The 2020 Pediatric Rheumatology Symposium, originally scheduled for April 29 – May 2, was postponed due to COVID-19; therefore, abstracts were not presented as scheduled.
Session Type: ACR Abstract Session
Session Time: 4:15PM-5:15PM
Background/Purpose: Telemedicine has the potential for improving access to care, particularly for pediatric patients with complex needs in remote or rural locations. Previous studies have assessed telemedicine as a tool for healthcare providers from a number of angles, yet we know that it is underutilized. In a recently published study, it was noted that only 11.8% of surveyed pediatricians utilize telemedicine in provider to patient role (Kane 2018). There are many suggestions as to why providers are slow to adopt, including perceived clinical and communication barriers. Patients with chronic illness may also have their own reservations regarding telehealth visits, depending on their illness. For example, both patients and physicians may consider follow-up juvenile idiopathic arthritis (JIA) an exam-intensive illness whereas systemic lupus erythematosus (SLE) may be considered more history and laboratory driven. This study is a small randomized control trial in which we examine the differences in video visits in two different pediatric rheumatology patient subgroups–those patients with JIA and those patients with SLE. we are specifically interested in examining how the exam component differs, the communication component, and lastly, the satisfaction of care.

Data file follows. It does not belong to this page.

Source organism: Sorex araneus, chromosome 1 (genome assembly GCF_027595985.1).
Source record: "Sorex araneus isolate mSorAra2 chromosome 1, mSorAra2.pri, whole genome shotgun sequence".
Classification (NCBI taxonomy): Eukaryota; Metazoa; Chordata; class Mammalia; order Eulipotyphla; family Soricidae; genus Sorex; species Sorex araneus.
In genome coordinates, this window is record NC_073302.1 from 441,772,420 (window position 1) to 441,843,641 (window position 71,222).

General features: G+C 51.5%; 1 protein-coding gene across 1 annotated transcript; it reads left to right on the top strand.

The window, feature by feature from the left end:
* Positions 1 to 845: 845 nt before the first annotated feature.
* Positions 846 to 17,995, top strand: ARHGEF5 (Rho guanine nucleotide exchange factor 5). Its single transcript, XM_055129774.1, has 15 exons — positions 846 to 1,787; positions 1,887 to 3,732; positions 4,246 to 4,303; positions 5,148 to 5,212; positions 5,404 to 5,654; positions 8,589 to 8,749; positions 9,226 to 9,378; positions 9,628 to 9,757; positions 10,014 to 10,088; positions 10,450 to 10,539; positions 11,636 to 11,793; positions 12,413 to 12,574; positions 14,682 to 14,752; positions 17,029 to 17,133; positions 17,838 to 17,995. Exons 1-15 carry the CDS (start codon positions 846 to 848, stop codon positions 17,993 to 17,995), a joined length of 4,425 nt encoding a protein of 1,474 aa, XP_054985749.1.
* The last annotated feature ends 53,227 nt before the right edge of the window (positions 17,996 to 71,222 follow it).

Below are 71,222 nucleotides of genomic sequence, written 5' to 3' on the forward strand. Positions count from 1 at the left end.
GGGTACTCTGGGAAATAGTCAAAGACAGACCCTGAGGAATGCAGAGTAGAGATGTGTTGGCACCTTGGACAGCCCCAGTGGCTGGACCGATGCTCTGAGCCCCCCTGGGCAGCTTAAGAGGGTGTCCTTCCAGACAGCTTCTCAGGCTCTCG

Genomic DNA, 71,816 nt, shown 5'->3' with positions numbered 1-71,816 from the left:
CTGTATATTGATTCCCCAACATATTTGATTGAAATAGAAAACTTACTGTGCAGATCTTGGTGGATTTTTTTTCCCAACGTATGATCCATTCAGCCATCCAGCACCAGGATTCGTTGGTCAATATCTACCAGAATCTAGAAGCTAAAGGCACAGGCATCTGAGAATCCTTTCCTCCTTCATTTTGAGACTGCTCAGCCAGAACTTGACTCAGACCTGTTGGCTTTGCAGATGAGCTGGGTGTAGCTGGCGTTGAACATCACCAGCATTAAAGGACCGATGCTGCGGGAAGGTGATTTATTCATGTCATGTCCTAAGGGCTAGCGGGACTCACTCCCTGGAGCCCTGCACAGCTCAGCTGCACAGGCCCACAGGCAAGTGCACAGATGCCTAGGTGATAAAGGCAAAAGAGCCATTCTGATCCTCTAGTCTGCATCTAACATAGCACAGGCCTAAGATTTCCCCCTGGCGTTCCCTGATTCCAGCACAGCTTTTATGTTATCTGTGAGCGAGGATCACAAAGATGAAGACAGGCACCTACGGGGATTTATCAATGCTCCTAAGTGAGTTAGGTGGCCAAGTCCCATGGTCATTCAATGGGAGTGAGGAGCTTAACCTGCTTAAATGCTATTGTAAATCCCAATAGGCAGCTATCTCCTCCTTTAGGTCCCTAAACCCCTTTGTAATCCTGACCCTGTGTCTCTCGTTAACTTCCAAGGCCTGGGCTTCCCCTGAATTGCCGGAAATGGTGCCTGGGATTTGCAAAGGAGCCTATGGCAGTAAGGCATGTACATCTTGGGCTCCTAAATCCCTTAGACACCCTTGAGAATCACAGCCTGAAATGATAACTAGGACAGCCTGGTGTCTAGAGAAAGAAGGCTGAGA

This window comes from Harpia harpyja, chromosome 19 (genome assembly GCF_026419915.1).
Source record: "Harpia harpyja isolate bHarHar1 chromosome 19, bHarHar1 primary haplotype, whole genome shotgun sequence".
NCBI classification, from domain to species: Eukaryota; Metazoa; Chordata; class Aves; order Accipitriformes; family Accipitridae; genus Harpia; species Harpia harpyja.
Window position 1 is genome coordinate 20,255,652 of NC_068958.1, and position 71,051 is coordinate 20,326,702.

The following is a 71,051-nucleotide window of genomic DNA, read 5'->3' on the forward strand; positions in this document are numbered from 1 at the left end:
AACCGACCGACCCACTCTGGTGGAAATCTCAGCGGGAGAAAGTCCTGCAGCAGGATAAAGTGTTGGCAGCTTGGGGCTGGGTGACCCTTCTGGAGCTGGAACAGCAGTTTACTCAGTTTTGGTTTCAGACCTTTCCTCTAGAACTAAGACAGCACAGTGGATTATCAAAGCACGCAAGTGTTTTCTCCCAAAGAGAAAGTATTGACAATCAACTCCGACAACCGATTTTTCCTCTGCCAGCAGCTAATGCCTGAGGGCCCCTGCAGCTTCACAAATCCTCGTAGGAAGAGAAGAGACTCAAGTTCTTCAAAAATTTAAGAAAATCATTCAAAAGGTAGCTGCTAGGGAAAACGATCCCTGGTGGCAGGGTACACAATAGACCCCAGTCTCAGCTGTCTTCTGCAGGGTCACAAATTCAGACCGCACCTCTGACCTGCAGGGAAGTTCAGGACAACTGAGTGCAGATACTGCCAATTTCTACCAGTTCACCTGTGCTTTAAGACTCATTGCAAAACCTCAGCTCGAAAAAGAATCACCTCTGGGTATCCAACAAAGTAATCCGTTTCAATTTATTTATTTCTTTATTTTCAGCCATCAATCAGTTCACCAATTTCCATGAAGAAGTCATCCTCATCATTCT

Methods: This is a randomized pilot study presently being conducted in pediatric rheumatology clinics. The first part of the study, which has been completed, utilizes modified Delphi methodology to establish the necessary clinical components for a follow-up exam for patients with JIA and those with SLE. This framework for clinical visits will be used to inform how clinical practice varies between an in-person clinic visit versus video visit. For the actual pilot component of the study, twenty patients, ten with JIA and ten with SLE, will be consented by phone and will be randomized to have their next regularly scheduled follow-up in clinic or via video visit. In person clinic and video visits will be conducted by attending physicians and attended by independent observers who will use the focus-group derived clinical assessments for JIA and SLE to assess the clinical components addressed in the in-person exam as well as the video visit. Following each visit, patients/guardians will complete surveys including the Makoul Communication Assessment Tool, a VSQ-9 that assesses patient satisfaction, and estimated financial/time cost for the visit. To understand the video visit process and to elucidate the patient’s perspective, patient interviews will be conducted by phone following each video visit.
Results: The first part of the study, consensus regarding necessary clinical components, is attached in the supplemental figure. In summary, there are clear differences between the necessary exam components for either patients with juvenile idiopathic arthritis and systemic lupus erythematosus. Additionally, supplemental information such as labs and imaging are not necessary at the time of visit though may be helpful.
Conclusion: This study is still in progress, but we hope to elucidate potential clinical differences, limitations, and strengths of the utilization of telemedicine as a tool in management of pediatric rheumatologic disease.
To cite this abstract in AMA style:Pooni R, Lee T. Utilization of Telemedicine in Pediatric Rheumatologic Care [abstract]. Arthritis Rheumatol. 2020; 72 (suppl 4). https://acrabstracts.org/abstract/utilization-of-telemedicine-in-pediatric-rheumatologic-care/. Accessed September 18, 2020.
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